- 401(k), Pension and Other Qualified Plans. If a finding of disability affects the vesting, timing, or calculation of a participant’s benefits under a 401(k), pension, or other qualified plan, and the determination of disability is made by the plan administrator or its delegate (e.g., a physician chosen by the plan administrator), the plan is subject to the new requirements. However, if the determination of disability is made by a party unrelated to the plan (e.g., by the Social Security Administration or the insurer for the employer’s long-term disability plan), the plan will not be subject to the new requirements, even if vesting, timing, and/or benefits under the plan are impacted by a finding of disability.
- Other Types of Plans. Any other ERISA-governed plan that conditions the availability of a benefit on a showing of disability and requires the plan administrator or its delegate to make a determination of disability also is subject to the new requirements.
Action Steps to Ensure Compliance Employers sponsoring Disability Benefit Plans should take the following actions to ensure compliance with the new requirements:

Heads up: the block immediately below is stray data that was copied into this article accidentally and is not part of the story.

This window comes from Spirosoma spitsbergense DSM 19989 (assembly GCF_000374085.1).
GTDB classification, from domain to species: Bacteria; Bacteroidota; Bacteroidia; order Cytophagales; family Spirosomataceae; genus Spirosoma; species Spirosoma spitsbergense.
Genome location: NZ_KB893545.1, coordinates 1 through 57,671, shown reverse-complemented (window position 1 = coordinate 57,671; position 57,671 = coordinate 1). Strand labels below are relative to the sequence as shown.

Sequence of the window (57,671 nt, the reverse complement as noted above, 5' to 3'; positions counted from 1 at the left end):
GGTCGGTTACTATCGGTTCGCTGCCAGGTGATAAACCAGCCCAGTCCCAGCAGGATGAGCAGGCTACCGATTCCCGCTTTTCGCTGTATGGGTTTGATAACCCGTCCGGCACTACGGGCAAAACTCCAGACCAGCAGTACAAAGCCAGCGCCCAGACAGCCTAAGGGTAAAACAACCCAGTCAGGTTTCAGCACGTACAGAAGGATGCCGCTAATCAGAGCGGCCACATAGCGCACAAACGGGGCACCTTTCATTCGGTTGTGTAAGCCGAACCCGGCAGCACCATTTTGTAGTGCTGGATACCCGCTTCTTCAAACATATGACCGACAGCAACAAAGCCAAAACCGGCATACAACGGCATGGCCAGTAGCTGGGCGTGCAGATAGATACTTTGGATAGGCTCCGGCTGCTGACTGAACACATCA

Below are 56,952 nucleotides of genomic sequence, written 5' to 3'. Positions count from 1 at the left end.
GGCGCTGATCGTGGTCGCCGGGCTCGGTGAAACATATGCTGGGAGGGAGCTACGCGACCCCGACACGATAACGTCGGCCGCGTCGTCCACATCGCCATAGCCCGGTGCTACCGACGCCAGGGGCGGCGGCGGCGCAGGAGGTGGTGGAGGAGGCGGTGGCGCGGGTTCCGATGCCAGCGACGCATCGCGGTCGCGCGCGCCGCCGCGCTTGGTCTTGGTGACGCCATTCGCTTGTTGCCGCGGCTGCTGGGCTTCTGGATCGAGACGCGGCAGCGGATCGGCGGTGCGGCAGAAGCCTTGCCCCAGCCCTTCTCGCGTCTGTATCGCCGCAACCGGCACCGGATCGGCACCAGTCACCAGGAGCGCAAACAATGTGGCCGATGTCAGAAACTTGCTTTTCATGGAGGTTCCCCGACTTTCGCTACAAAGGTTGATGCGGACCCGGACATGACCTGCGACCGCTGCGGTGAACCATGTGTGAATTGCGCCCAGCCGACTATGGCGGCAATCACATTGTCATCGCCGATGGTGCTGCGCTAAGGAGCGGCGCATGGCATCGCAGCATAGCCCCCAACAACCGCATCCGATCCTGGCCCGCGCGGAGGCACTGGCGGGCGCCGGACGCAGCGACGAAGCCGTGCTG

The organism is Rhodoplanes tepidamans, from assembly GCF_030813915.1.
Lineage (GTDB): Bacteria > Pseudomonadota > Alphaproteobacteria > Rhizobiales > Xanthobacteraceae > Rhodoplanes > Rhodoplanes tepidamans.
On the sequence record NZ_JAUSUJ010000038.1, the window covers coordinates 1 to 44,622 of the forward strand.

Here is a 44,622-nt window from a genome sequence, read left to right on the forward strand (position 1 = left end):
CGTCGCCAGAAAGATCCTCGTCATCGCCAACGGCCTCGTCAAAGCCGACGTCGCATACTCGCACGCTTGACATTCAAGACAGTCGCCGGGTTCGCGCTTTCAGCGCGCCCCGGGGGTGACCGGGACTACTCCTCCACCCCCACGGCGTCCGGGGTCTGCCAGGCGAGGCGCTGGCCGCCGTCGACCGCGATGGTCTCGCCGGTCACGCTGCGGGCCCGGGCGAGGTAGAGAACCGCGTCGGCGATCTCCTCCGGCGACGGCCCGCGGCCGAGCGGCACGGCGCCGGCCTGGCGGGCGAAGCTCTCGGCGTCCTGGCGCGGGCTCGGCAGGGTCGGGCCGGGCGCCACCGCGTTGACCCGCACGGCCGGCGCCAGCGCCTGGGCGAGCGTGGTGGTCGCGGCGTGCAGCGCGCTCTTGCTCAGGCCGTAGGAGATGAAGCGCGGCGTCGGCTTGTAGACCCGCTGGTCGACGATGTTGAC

- Determine Impacted Plans. Inventory and review plans that provide disability benefits to determine which plans are subject to the new requirements.
- Coordinate With Insurers and Third-Party Administrators Regarding Administration and Documentation. For plans that are subject to the new requirements, proactively reach out to insurers and/or third-party administrators to discuss compliance. The insurers and third-party administrators will need to administer the disability claims procedures in accordance with the new requirements beginning April 1, 2018. In addition, insurance policies, certificates of coverage, and administrative services agreements should be reviewed to determine if any changes and/or amendments are needed in light of the new requirements.